Benign tumours of the mesothelium
A benign tumour of the mesothelium is a non-cancerous growth that does not spread (metastasize) to other parts of the body and is not usually life-threatening. They can occur in either men or women and are very rare. These tumours are usually removed by surgery.
Fibrous tumour of the pleura
A single fibrous tumour of the pleura is a benign tumour that forms in the visceral or parietal pleura. This type of tumour can occur in both men and women. A benign fibrous tumour of the pleura can cause symptoms similar to malignant mesothelioma, such as shortness of breath. It may also change into a malignant tumour. A benign fibrous tumour of the pleura can recur after surgery is done to remove it.
Multicystic mesothelioma forms several benign cysts in the peritoneum. This type of mesothelioma most often occurs in women. It may also be called benign cystic mesothelioma.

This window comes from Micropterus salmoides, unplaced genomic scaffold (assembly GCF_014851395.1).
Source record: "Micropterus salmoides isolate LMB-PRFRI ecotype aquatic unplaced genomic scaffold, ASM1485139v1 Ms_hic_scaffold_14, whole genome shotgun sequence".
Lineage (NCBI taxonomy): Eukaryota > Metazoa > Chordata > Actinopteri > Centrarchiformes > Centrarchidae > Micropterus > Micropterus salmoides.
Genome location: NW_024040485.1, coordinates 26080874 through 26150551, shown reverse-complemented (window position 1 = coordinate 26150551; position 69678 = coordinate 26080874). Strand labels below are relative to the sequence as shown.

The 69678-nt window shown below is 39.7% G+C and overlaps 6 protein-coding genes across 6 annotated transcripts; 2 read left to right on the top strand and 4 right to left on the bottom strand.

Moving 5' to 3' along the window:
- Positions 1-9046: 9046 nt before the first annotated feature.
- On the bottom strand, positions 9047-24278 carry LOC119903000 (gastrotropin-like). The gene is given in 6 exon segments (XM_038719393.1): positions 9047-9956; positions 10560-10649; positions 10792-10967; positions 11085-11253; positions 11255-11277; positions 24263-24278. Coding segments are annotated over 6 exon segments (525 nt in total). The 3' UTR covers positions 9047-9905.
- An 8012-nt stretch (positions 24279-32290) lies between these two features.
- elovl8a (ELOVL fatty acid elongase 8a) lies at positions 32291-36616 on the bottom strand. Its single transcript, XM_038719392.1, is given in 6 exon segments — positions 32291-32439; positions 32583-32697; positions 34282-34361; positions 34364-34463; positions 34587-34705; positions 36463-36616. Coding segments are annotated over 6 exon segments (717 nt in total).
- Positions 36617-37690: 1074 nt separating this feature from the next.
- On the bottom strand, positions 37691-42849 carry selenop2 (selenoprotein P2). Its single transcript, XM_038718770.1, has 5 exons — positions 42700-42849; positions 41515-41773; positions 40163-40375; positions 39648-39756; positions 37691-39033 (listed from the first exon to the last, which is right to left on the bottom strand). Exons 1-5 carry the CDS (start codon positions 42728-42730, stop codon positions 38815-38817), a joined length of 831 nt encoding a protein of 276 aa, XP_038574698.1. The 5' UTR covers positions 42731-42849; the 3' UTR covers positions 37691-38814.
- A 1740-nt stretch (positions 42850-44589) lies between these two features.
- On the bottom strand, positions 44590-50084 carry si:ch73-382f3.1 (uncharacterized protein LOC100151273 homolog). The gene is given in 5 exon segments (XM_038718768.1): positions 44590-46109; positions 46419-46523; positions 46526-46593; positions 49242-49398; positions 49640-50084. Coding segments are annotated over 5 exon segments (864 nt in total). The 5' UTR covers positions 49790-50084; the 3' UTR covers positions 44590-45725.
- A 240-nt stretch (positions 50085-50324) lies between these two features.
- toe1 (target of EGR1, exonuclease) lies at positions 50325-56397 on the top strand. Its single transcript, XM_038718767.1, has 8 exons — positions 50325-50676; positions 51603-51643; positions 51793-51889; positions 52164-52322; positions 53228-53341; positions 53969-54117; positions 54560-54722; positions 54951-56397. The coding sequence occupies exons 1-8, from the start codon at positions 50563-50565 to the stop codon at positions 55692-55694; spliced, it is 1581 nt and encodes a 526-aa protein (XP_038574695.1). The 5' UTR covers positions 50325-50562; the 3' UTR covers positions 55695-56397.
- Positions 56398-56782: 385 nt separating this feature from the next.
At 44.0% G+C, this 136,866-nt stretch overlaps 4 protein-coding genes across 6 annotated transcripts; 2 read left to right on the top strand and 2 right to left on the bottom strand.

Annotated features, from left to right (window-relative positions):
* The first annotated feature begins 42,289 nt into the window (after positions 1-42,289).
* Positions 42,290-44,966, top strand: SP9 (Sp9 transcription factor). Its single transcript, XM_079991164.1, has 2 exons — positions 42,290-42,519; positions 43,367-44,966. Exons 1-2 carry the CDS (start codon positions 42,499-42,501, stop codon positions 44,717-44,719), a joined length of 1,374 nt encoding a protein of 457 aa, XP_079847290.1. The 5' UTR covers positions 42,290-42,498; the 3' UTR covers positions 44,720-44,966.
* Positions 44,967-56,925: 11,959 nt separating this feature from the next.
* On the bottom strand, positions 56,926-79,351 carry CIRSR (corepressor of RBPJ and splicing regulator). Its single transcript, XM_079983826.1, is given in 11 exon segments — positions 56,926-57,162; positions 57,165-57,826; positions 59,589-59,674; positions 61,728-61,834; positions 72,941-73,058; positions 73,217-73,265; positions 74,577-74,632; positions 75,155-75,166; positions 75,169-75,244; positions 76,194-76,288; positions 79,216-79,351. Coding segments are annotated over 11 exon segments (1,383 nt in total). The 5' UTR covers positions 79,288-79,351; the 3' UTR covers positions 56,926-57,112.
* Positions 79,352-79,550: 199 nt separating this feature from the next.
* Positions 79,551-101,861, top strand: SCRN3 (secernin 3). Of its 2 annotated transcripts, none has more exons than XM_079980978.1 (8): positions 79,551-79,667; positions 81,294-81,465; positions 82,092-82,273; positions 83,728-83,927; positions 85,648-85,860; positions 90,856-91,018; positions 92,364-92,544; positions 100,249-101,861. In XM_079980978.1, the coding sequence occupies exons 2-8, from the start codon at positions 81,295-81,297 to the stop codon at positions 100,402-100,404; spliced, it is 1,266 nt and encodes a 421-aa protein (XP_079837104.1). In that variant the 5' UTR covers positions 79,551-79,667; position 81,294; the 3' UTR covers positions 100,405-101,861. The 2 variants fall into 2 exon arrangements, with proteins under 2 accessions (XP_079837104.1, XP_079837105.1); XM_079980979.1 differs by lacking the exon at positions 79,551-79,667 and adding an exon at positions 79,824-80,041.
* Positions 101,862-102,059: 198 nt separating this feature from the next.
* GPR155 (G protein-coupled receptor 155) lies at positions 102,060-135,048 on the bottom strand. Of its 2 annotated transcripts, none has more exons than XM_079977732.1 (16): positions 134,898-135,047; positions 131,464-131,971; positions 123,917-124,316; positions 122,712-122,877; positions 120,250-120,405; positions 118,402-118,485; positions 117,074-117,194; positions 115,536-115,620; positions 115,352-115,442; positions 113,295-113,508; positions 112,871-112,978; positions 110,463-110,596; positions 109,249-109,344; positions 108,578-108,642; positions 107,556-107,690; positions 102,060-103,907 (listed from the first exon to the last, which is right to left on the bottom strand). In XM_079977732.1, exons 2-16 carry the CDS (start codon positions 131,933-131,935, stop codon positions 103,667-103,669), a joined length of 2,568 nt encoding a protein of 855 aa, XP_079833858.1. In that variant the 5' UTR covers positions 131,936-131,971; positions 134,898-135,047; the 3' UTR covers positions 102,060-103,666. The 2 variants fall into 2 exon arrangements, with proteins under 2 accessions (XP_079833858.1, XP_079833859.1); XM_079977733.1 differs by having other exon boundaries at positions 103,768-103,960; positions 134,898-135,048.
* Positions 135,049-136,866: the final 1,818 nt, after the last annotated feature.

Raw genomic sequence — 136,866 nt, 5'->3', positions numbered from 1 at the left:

Adenomatoid mesothelioma is a benign tumour that usually develops in the mesothelium of the male and female reproductive organs (genital system).
- In men, this benign tumour often starts in the epididymis (the tightly coiled tube within the testicle that stores and carries sperm cells).
- In women, adenomatoid mesothelioma starts in the Fallopian tubes (the tubes that carry eggs from the ovaries to the uterus).